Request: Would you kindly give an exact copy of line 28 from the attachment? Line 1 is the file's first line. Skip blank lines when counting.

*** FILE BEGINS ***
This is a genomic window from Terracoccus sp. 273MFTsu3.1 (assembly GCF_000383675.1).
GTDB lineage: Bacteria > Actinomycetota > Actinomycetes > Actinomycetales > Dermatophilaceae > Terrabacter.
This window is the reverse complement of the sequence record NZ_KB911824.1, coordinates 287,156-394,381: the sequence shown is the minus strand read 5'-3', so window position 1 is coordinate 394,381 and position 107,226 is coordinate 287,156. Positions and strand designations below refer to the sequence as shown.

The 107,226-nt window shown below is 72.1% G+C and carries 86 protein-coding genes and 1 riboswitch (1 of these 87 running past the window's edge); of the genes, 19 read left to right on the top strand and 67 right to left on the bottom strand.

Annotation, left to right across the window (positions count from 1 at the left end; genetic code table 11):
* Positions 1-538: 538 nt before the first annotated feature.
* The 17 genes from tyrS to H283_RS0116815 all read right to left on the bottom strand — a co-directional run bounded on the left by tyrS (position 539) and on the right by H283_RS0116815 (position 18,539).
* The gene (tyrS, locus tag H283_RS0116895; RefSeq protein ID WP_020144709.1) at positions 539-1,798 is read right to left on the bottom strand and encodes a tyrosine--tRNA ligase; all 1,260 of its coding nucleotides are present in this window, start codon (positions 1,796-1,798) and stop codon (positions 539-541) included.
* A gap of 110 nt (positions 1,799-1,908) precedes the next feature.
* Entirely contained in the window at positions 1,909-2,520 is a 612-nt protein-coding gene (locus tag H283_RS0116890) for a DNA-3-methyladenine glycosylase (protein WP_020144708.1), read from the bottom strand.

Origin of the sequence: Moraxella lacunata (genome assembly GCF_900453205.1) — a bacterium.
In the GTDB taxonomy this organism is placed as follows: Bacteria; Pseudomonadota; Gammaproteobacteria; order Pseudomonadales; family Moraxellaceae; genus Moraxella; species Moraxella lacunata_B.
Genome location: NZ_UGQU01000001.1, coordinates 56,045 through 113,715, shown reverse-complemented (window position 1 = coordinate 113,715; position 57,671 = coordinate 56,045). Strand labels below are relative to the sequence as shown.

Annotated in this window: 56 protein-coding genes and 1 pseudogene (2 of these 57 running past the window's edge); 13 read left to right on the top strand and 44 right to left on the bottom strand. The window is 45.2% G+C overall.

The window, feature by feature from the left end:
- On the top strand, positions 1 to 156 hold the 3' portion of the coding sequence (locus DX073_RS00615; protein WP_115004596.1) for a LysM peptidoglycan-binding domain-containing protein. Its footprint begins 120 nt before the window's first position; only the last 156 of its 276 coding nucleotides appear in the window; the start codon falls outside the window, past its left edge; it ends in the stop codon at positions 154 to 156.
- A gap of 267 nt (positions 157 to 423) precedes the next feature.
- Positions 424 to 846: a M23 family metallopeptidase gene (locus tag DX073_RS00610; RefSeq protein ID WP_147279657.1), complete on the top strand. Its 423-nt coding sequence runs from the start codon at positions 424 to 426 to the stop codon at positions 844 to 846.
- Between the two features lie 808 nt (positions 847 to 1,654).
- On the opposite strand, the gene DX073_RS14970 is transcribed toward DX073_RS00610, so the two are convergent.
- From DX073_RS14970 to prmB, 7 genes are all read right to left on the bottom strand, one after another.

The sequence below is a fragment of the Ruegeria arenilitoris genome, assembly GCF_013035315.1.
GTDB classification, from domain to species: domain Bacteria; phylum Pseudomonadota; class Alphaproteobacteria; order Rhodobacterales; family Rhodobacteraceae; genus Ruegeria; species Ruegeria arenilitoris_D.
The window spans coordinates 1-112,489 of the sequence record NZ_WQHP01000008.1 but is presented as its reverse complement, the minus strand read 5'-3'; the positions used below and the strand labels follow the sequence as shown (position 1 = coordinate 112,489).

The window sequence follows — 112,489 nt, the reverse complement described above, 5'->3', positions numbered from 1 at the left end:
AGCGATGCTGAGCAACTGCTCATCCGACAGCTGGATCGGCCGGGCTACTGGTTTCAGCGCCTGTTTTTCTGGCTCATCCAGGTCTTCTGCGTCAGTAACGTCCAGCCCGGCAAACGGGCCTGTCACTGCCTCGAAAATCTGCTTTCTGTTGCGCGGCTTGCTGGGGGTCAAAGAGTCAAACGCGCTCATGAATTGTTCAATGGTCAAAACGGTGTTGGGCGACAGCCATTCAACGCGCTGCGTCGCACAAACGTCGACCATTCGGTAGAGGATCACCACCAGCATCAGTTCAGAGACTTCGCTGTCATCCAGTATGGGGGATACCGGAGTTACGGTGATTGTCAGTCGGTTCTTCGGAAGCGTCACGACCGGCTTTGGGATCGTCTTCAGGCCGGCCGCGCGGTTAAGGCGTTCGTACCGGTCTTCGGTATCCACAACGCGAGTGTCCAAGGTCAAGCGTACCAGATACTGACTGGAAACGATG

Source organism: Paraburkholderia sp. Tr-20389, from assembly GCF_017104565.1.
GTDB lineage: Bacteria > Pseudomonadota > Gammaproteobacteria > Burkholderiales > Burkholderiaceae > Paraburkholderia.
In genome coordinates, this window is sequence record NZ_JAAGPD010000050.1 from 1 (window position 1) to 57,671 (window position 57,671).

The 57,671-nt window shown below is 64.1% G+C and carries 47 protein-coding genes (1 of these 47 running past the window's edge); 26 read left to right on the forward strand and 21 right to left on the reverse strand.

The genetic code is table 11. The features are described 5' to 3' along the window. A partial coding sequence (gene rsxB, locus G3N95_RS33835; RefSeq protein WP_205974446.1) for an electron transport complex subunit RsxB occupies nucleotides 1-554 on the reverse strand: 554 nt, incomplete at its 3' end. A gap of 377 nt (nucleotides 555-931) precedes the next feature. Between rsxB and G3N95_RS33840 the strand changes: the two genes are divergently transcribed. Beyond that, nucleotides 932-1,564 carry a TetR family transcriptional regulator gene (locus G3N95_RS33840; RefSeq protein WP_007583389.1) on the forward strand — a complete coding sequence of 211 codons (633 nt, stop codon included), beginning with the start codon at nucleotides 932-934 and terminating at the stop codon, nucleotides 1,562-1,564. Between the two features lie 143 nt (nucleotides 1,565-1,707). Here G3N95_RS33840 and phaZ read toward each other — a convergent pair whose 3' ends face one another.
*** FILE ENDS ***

GTDB lineage: Bacteria > Pseudomonadota > Gammaproteobacteria > Burkholderiales > Burkholderiaceae > Paraburkholderia.